New insight the pinking phenomena of white wine

Pinking of white wine is an undesired change potentially occurring over storage, leading to the turning of color from yellow into salmon-red hue. Recently, the appearance of pink color was associated to small concentrations of malvidin-3-O-glucoside (∼ 0.3mg/L) present in white wines produced under reducing conditions from Síria grape variety [1]. Other suggested mechanisms were the polymerization of anthocyanins under oxidative condition, the combination of more than ten different monomers and polymeric compounds, the formation of a derivative from 2-S-glutathionyl-caftaric acid [2]. However, this color modification has been not fully understood. This study aimed to clarify the molecular mechanisms and the compound(s) involved in the pinking of white wine. 
The appearance of pinking was evaluated in model wine added with increasing concentrations of sulfur-containing compounds (i.e. glutathione, cysteine, mercaptoethanol), and fixed amounts of the phenolics (i.e. catechin and caffeic acid), singularly or in combination. An assay with copper, with and without phenolics, was also carried out. The oxidation was generated by adding p-benzoquinone in both oxic and anoxic conditions. The intensity of pink color was measured at 520 nm. A major compound associated to pinking was detected by UPLC-UV and its molecular weight and structure were investigated by High Resolution Mass Spectrometry (HRMS) and Nuclear Magnetic Resonance (NMR), respectively.
In most of the tested conditions, the pink color appeared and resulted more intense with catechin. On the contrary, the color was yellow-brownish in the absence of phenolics notwithstanding the presence of copper. Considering the single addition of the thiol compounds, the major pink intensity and the fastest appearance were due to cysteine. The pinking intensity was lower with glutathione and it was not detected with mercaptoethanol. Catechin was the phenolic mainly involved into the pinking. The rate of pinking formation was dependent on both the thiol/p-benzoquinone and catechin/p-benzoquinone molar ratios with the former playing a paramount role. Copper was also involved in this phenomenon The major formation rate was observed when thiol/p-benzoquinone molar ratio was about 0.7. The compound associated to the pink color showed a maximum adsorption at 505 nm, characteristic of anthocyanin-like moieties and its accurate mass ([M+H]+) was 450.0635 Da. NMR analysis evidenced three molecular forms in equilibrium. The estimated conversion yield was 5%.These data suggest that pinking phenomena, in our experimental conditions, is due to the oxidation of catechin with the aid of sulphur-containing compounds, the latter with a crucial role for this color change.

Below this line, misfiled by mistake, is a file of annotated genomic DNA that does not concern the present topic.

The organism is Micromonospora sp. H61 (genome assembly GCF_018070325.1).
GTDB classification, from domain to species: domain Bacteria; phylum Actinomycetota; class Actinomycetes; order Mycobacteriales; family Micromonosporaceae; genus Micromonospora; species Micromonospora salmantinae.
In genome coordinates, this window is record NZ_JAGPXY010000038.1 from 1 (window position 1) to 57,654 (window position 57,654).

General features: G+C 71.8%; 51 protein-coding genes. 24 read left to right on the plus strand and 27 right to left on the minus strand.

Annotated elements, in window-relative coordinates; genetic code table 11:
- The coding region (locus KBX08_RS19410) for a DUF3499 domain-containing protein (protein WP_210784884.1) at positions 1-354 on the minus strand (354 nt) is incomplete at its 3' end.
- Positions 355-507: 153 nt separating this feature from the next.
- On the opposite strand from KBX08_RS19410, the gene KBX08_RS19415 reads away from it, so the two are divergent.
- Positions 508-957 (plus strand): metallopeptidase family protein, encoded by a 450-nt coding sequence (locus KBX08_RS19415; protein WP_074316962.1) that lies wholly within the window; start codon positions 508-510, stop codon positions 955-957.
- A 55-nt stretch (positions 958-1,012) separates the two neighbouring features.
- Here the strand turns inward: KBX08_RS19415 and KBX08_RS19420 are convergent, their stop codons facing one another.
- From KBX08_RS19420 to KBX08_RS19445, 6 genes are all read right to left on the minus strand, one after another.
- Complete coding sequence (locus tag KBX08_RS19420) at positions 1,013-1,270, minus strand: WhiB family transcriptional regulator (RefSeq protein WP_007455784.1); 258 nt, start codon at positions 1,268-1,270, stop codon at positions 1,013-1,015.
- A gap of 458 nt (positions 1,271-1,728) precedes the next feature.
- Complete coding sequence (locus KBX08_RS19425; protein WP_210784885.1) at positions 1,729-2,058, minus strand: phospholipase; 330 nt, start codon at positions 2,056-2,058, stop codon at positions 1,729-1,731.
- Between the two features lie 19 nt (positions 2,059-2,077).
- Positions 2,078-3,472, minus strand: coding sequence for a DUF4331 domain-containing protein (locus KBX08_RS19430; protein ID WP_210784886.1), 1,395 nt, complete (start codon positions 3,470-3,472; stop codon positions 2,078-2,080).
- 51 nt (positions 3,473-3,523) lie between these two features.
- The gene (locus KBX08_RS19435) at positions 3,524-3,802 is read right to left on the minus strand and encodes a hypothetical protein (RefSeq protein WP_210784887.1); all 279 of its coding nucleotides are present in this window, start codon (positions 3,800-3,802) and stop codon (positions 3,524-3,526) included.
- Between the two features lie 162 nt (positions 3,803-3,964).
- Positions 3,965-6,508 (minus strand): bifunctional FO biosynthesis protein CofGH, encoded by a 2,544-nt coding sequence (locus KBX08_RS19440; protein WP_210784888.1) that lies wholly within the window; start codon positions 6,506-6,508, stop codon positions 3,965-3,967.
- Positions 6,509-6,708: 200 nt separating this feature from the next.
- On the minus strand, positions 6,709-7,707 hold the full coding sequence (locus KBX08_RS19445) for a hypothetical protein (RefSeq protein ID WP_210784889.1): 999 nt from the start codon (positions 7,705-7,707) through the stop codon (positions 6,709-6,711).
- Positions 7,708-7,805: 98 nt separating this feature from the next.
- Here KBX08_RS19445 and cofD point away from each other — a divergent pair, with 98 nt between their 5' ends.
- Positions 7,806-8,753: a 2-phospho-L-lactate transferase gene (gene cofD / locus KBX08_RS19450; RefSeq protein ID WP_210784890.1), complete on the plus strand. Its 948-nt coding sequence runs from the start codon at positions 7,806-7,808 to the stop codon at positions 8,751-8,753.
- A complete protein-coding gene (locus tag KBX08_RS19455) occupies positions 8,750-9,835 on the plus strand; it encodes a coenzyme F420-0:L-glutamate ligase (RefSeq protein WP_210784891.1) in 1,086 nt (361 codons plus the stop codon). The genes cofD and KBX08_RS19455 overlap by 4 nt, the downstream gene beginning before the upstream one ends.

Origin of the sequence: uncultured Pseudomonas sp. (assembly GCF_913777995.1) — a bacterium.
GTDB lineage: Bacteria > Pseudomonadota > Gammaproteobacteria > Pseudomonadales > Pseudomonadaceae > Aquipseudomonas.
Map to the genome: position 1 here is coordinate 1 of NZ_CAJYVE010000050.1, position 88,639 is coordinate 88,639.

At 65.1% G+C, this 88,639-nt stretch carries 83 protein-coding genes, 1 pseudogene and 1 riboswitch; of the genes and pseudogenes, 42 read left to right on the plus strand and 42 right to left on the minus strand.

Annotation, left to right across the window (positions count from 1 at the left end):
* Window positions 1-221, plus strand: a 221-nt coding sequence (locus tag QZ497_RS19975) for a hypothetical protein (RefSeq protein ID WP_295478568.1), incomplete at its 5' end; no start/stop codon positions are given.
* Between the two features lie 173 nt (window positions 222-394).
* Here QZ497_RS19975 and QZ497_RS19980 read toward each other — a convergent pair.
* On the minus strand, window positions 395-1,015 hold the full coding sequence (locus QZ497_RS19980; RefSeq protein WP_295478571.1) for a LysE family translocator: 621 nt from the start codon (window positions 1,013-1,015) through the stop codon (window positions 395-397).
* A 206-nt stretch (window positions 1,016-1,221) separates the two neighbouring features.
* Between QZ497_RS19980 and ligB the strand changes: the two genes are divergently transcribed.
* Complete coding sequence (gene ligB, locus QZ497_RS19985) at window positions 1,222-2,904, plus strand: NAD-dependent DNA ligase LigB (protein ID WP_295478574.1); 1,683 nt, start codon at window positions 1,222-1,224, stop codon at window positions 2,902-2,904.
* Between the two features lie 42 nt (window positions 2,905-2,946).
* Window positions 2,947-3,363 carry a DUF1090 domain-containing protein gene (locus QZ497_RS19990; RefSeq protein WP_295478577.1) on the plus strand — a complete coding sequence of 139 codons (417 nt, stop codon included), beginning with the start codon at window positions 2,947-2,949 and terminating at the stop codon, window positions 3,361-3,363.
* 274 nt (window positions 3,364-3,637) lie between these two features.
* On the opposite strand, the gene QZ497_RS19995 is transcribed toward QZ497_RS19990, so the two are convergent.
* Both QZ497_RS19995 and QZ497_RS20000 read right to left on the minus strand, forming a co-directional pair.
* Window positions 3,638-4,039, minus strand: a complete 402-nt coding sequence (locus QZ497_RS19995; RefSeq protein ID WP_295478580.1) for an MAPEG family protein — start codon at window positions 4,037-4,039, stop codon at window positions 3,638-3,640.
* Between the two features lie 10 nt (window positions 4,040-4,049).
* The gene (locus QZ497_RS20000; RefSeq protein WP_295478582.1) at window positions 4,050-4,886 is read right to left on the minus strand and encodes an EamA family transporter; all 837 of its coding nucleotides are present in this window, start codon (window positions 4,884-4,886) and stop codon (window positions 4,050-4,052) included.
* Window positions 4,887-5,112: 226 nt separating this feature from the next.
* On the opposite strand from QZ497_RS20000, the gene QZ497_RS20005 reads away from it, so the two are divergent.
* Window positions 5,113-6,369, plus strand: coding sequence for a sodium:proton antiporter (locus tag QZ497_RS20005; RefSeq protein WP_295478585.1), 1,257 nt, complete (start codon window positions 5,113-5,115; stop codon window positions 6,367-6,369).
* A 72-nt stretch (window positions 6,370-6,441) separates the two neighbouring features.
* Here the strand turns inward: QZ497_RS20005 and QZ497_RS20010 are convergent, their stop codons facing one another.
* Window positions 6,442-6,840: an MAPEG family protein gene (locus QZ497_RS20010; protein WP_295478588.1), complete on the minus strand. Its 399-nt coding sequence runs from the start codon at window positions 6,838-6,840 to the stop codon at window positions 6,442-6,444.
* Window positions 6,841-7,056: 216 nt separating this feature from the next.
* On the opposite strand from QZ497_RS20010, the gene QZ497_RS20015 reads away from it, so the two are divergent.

Authors: Ragg Enzio1, De Noni Ivano1 and Tirelli Antonio1

1Department of Food, Environmental and Nutritional Sciences (DeFENS), Università degli Studi di Milano, Via G. Celoria 2, 20133 Milan, Italy

*corresponding author:


[1] Andrea-Silva J., Cosme F., Ribeiro L. F., Moreira A. S. P., Malheiro A. C., Coimbra M. A., Domingues M. R. M., & Nunes F. M. (2014). Origin of the pinking phenomenon of white wines. Journal of Agriculture and Food Chemistry, 62(24), 5651–5659.
[2] Gabrielli M., Fracassetti D., Romanini E., Colangelo D., Tirelli A., Lambri, M. (2021). Oxygen-induced faults in bottled white wine: A review of technological and chemical characteristics. Food Chemistry, 348, 128922.

Keywords: Pinking, Oxidation, Quinones, Cysteine, Catechin

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